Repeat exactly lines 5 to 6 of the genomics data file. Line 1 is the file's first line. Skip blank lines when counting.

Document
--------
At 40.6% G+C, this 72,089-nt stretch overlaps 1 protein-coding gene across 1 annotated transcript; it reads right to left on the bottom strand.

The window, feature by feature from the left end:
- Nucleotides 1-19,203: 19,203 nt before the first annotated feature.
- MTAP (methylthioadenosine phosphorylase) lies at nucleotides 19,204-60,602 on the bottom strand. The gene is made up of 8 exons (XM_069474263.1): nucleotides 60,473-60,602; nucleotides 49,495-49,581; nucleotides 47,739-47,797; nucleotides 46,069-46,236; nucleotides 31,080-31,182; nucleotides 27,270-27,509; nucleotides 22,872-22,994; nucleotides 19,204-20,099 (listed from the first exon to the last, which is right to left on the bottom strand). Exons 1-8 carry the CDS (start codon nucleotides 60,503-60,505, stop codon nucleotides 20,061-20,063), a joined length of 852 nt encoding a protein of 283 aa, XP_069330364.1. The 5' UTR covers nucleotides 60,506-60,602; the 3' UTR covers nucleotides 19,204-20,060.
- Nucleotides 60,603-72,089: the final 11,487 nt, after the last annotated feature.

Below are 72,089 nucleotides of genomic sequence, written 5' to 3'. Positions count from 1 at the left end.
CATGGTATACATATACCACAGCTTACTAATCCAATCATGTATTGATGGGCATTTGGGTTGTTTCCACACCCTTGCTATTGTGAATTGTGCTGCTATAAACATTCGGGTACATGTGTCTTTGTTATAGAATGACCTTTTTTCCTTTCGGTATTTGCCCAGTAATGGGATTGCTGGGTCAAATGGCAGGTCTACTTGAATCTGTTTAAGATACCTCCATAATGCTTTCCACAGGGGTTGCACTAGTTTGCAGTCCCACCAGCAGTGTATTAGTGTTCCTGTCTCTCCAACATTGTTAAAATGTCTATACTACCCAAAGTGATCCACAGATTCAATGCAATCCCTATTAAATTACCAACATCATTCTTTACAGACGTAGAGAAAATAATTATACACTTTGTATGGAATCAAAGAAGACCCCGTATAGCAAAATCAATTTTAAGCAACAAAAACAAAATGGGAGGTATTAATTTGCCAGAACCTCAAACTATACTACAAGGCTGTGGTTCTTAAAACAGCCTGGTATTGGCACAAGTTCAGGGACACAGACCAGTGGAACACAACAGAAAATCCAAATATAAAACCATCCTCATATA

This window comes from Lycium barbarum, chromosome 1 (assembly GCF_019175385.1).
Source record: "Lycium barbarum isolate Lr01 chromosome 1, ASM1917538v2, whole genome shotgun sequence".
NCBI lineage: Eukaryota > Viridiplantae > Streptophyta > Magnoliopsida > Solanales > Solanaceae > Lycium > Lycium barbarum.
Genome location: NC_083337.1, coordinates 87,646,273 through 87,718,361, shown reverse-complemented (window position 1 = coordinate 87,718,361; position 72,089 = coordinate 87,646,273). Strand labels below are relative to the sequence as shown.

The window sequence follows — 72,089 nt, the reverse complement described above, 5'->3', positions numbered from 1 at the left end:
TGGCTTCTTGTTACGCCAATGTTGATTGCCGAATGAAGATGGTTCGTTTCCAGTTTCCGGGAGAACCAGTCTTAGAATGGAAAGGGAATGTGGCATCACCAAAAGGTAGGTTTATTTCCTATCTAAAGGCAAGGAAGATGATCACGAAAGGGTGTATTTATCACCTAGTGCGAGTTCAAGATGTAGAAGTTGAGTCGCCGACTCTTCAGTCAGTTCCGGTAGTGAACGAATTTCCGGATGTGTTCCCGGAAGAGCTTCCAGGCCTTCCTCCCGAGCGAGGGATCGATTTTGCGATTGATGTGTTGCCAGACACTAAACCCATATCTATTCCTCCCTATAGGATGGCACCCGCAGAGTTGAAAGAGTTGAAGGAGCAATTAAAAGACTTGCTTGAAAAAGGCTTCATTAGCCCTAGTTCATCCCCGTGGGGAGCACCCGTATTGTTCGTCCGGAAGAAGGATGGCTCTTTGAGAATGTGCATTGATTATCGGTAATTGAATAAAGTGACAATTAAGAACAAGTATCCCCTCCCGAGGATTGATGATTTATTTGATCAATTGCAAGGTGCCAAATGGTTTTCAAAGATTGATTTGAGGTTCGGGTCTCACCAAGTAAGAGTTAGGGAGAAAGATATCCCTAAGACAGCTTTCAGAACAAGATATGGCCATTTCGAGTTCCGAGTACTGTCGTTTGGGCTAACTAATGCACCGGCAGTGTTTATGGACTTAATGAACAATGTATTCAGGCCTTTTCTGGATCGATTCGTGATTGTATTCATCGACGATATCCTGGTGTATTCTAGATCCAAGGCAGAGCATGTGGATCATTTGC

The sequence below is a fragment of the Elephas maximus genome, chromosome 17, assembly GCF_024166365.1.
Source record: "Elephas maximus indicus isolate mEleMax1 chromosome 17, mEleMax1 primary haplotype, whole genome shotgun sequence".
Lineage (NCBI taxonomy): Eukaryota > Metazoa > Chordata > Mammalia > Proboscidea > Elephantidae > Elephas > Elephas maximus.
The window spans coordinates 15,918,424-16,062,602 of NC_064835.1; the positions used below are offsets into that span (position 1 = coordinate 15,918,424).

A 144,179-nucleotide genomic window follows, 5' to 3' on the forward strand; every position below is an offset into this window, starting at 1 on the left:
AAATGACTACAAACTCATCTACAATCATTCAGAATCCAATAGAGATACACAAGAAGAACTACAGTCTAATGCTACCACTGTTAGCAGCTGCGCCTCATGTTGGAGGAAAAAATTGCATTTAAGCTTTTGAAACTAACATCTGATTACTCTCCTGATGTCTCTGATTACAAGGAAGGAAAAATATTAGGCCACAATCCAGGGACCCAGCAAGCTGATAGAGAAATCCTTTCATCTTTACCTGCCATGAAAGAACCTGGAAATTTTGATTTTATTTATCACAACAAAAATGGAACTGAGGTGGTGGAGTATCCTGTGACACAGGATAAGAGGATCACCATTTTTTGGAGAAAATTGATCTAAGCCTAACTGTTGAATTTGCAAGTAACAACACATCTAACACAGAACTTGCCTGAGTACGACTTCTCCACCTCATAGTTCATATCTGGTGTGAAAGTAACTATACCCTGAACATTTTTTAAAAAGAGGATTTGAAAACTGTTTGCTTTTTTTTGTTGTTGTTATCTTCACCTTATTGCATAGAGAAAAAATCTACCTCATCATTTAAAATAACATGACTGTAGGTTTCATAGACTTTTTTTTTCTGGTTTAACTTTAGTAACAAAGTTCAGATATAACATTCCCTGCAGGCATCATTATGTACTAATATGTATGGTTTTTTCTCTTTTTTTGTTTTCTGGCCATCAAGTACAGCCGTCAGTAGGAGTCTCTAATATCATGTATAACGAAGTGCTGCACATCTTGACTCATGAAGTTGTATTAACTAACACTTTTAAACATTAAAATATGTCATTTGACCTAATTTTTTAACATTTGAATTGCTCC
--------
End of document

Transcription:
- Nucleotides 60,603-72,089: the final 11,487 nt, after the last annotated feature.

Below are 72,089 nucleotides of genomic sequence, written 5' to 3'. Positions count from 1 at the left end.